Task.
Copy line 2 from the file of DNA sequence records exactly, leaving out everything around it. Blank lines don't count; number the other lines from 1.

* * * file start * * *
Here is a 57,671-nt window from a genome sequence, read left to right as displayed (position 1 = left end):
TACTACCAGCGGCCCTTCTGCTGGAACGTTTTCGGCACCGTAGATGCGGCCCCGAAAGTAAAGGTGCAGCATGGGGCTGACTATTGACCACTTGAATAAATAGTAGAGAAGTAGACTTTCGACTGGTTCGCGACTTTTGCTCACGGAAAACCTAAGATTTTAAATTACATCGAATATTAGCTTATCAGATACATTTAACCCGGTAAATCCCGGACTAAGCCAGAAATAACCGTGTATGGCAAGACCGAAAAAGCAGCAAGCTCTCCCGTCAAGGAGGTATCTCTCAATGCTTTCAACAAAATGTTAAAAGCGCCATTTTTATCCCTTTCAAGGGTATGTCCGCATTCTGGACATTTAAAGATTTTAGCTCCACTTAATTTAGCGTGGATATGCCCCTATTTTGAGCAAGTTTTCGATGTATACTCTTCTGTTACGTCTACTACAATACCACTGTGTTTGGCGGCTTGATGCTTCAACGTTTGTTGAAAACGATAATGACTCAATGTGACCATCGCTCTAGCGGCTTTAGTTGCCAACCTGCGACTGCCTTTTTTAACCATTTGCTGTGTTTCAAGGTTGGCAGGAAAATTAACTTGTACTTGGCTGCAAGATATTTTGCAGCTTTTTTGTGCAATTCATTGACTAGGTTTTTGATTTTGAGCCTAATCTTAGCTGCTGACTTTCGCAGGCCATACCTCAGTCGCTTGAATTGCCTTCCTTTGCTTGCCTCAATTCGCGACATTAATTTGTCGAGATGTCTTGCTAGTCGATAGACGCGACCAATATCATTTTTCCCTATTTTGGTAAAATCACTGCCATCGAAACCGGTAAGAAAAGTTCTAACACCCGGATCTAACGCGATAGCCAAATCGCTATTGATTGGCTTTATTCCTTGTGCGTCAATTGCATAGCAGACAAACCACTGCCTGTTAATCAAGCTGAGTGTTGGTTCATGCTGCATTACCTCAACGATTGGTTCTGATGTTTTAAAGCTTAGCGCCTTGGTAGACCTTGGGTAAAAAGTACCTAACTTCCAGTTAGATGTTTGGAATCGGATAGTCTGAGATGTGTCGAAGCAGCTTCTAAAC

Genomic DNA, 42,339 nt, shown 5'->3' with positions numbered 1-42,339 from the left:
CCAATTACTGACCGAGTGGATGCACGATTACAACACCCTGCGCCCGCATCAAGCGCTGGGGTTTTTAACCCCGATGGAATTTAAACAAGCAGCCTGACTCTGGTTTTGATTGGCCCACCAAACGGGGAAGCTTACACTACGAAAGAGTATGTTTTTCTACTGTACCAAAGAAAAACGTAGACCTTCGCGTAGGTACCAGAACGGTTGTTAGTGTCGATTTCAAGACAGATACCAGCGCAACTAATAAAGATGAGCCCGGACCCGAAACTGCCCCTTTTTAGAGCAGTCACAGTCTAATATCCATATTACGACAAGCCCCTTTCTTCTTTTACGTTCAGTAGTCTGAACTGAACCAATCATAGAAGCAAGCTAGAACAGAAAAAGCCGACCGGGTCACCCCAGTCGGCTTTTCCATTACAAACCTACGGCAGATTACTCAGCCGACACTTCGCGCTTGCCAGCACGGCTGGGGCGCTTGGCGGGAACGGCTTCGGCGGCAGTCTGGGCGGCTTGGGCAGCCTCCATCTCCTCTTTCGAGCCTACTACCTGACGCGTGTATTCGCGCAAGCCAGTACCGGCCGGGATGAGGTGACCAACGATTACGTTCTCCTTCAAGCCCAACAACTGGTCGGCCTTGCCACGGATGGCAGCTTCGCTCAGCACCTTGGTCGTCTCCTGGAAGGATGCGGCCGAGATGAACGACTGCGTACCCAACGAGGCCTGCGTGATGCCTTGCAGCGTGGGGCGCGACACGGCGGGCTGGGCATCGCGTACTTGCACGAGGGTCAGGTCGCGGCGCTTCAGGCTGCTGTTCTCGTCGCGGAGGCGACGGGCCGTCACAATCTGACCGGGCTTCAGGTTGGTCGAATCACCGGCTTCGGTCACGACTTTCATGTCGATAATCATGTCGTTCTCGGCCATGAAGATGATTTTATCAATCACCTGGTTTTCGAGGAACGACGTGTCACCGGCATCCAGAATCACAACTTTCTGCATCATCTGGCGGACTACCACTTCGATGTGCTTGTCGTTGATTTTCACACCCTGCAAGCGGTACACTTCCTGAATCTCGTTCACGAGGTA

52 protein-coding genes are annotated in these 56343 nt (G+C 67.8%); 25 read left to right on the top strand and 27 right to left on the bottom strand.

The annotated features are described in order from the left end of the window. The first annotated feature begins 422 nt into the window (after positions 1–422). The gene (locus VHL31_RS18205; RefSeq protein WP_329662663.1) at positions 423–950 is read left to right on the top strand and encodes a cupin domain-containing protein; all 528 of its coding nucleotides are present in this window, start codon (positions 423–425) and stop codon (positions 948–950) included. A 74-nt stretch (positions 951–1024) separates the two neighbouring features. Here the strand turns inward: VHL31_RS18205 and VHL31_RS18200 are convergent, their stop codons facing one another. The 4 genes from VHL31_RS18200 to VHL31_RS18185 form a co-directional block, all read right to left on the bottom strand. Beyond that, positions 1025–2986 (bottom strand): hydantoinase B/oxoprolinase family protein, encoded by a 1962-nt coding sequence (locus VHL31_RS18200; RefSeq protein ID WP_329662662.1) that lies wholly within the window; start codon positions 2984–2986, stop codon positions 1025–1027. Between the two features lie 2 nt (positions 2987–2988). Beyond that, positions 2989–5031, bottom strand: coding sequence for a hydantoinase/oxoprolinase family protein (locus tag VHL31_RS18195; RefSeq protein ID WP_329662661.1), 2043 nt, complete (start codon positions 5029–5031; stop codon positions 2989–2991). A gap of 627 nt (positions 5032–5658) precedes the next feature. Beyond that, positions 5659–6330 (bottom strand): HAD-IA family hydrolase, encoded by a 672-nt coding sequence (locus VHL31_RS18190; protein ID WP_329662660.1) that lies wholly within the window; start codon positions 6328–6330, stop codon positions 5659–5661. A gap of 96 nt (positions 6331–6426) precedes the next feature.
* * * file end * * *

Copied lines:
TACTACCAGCGGCCCTTCTGCTGGAACGTTTTCGGCACCGTAGATGCGGCCCCGAAAGTAAAGGTGCAGCATGGGGCTGACTATTGACCACTTGAATAAATAGTAGAGAAGTAGACTTTCGACTGGTTCGCGACTTTTGCTCACGGAAAACCTAAGATTTTAAATTACATCGAATATTAGCTTATCAGATACATTTAACCCGGTAAATCCCGGACTAAGCCAGAAATAACCGTGTATGGCAAGACCGAAAAAGCAGCAAGCTCTCCCGTCAAGGAGGTATCTCTCAATGCTTTCAACAAAATGTTAAAAGCGCCATTTTTATCCCTTTCAAGGGTATGTCCGCATTCTGGACATTTAAAGATTTTAGCTCCACTTAATTTAGCGTGGATATGCCCCTATTTTGAGCAAGTTTTCGATGTATACTCTTCTGTTACGTCTACTACAATACCACTGTGTTTGGCGGCTTGATGCTTCAACGTTTGTTGAAAACGATAATGACTCAATGTGACCATCGCTCTAGCGGCTTTAGTTGCCAACCTGCGACTGCCTTTTTTAACCATTTGCTGTGTTTCAAGGTTGGCAGGAAAATTAACTTGTACTTGGCTGCAAGATATTTTGCAGCTTTTTTGTGCAATTCATTGACTAGGTTTTTGATTTTGAGCCTAATCTTAGCTGCTGACTTTCGCAGGCCATACCTCAGTCGCTTGAATTGCCTTCCTTTGCTTGCCTCAATTCGCGACATTAATTTGTCGAGATGTCTTGCTAGTCGATAGACGCGACCAATATCATTTTTCCCTATTTTGGTAAAATCACTGCCATCGAAACCGGTAAGAAAAGTTCTAACACCCGGATCTAACGCGATAGCCAAATCGCTATTGATTGGCTTTATTCCTTGTGCGTCAATTGCATAGCAGACAAACCACTGCCTGTTAATCAAGCTGAGTGTTGGTTCATGCTGCATTACCTCAACGATTGGTTCTGATGTTTTAAAGCTTAGCGCCTTGGTAGACCTTGGGTAAAAAGTACCTAACTTCCAGTTAGATGTTTGGAATCGGATAGTCTGAGATGTGTCGAAGCAGCTTCTAAAC